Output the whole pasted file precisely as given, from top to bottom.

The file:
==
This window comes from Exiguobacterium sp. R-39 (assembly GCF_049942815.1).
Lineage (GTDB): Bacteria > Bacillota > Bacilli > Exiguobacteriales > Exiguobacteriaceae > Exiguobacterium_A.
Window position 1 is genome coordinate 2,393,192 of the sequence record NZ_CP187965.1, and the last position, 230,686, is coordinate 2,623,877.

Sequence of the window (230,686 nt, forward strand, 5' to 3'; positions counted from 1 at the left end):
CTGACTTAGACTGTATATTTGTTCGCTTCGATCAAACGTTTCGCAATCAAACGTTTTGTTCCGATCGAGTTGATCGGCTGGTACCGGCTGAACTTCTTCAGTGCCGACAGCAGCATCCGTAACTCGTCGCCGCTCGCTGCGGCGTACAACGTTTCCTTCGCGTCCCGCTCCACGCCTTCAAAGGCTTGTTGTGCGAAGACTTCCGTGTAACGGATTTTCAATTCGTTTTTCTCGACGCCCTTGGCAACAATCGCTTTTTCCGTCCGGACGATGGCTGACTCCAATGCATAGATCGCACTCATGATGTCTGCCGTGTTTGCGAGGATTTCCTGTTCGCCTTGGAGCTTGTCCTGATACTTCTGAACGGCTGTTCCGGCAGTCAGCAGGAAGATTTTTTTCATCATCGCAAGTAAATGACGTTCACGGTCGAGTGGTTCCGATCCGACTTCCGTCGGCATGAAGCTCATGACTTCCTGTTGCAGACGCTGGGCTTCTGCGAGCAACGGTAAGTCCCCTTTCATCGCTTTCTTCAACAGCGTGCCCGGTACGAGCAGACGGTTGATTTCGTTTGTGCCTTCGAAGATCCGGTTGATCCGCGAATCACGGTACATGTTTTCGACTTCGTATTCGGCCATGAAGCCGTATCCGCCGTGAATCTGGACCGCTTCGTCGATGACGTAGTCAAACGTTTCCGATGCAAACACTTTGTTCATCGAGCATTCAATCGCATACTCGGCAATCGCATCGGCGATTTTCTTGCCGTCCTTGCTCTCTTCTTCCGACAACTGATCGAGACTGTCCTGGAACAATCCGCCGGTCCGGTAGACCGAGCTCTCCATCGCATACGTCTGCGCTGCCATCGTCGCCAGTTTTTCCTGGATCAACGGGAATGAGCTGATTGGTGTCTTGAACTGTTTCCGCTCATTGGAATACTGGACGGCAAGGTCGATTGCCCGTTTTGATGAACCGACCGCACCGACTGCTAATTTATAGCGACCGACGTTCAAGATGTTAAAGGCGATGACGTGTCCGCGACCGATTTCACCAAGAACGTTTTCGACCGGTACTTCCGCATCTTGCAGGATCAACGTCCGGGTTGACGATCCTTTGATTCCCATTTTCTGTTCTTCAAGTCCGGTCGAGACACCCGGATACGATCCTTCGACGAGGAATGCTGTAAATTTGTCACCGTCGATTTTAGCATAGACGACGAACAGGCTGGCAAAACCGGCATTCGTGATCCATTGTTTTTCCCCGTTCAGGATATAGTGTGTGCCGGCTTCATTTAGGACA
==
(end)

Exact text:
This window comes from Exiguobacterium sp. R-39 (assembly GCF_049942815.1).
Lineage (GTDB): Bacteria > Bacillota > Bacilli > Exiguobacteriales > Exiguobacteriaceae > Exiguobacterium_A.
Window position 1 is genome coordinate 2,393,192 of the sequence record NZ_CP187965.1, and the last position, 230,686, is coordinate 2,623,877.

Sequence of the window (230,686 nt, forward strand, 5' to 3'; positions counted from 1 at the left end):
CTGACTTAGACTGTATATTTGTTCGCTTCGATCAAACGTTTCGCAATCAAACGTTTTGTTCCGATCGAGTTGATCGGCTGGTACCGGCTGAACTTCTTCAGTGCCGACAGCAGCATCCGTAACTCGTCGCCGCTCGCTGCGGCGTACAACGTTTCCTTCGCGTCCCGCTCCACGCCTTCAAAGGCTTGTTGTGCGAAGACTTCCGTGTAACGGATTTTCAATTCGTTTTTCTCGACGCCCTTGGCAACAATCGCTTTTTCCGTCCGGACGATGGCTGACTCCAATGCATAGATCGCACTCATGATGTCTGCCGTGTTTGCGAGGATTTCCTGTTCGCCTTGGAGCTTGTCCTGATACTTCTGAACGGCTGTTCCGGCAGTCAGCAGGAAGATTTTTTTCATCATCGCAAGTAAATGACGTTCACGGTCGAGTGGTTCCGATCCGACTTCCGTCGGCATGAAGCTCATGACTTCCTGTTGCAGACGCTGGGCTTCTGCGAGCAACGGTAAGTCCCCTTTCATCGCTTTCTTCAACAGCGTGCCCGGTACGAGCAGACGGTTGATTTCGTTTGTGCCTTCGAAGATCCGGTTGATCCGCGAATCACGGTACATGTTTTCGACTTCGTATTCGGCCATGAAGCCGTATCCGCCGTGAATCTGGACCGCTTCGTCGATGACGTAGTCAAACGTTTCCGATGCAAACACTTTGTTCATCGAGCATTCAATCGCATACTCGGCAATCGCATCGGCGATTTTCTTGCCGTCCTTGCTCTCTTCTTCCGACAACTGATCGAGACTGTCCTGGAACAATCCGCCGGTCCGGTAGACCGAGCTCTCCATCGCATACGTCTGCGCTGCCATCGTCGCCAGTTTTTCCTGGATCAACGGGAATGAGCTGATTGGTGTCTTGAACTGTTTCCGCTCATTGGAATACTGGACGGCAAGGTCGATTGCCCGTTTTGATGAACCGACCGCACCGACTGCTAATTTATAGCGACCGACGTTCAAGATGTTAAAGGCGATGACGTGTCCGCGACCGATTTCACCAAGAACGTTTTCGACCGGTACTTCCGCATCTTGCAGGATCAACGTCCGGGTTGACGATCCTTTGATTCCCATTTTCTGTTCTTCAAGTCCGGTCGAGACACCCGGATACGATCCTTCGACGAGGAATGCTGTAAATTTGTCACCGTCGATTTTAGCATAGACGACGAACAGGCTGGCAAAACCGGCATTCGTGATCCATTGTTTTTCCCCGTTCAGGATATAGTGTGTGCCGGCTTCATTTAGGACA